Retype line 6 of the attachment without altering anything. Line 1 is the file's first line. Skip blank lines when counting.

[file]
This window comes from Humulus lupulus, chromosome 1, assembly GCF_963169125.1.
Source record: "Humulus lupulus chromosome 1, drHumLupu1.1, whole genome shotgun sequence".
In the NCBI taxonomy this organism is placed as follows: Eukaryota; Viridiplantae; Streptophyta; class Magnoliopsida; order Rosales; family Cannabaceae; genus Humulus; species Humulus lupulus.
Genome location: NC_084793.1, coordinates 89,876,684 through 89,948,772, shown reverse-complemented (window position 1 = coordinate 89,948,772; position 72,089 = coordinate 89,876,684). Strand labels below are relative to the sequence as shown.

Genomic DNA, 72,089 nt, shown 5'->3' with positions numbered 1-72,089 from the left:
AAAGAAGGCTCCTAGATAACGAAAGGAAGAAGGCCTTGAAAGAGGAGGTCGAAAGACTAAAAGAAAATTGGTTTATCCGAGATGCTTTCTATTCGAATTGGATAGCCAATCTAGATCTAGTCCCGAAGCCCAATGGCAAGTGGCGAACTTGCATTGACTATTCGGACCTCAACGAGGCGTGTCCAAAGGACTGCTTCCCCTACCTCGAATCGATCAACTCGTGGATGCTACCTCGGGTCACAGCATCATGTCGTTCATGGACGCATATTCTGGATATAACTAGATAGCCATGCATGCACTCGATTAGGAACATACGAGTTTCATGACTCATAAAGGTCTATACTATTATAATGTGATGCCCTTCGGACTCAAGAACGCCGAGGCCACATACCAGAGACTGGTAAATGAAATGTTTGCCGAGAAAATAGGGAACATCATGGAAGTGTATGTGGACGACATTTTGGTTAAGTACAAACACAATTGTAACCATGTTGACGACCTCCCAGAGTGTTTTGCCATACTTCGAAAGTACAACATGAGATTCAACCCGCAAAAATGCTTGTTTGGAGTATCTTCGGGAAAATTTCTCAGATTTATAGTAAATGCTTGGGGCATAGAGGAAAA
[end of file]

AAAGAAGGCTCCTAGATAACGAAAGGAAGAAGGCCTTGAAAGAGGAGGTCGAAAGACTAAAAGAAAATTGGTTTATCCGAGATGCTTTCTATTCGAATTGGATAGCCAATCTAGATCTAGTCCCGAAGCCCAATGGCAAGTGGCGAACTTGCATTGACTATTCGGACCTCAACGAGGCGTGTCCAAAGGACTGCTTCCCCTACCTCGAATCGATCAACTCGTGGATGCTACCTCGGGTCACAGCATCATGTCGTTCATGGACGCATATTCTGGATATAACTAGATAGCCATGCATGCACTCGATTAGGAACATACGAGTTTCATGACTCATAAAGGTCTATACTATTATAATGTGATGCCCTTCGGACTCAAGAACGCCGAGGCCACATACCAGAGACTGGTAAATGAAATGTTTGCCGAGAAAATAGGGAACATCATGGAAGTGTATGTGGACGACATTTTGGTTAAGTACAAACACAATTGTAACCATGTTGACGACCTCCCAGAGTGTTTTGCCATACTTCGAAAGTACAACATGAGATTCAACCCGCAAAAATGCTTGTTTGGAGTATCTTCGGGAAAATTTCTCAGATTTATAGTAAATGCTTGGGGCATAGAGGAAAA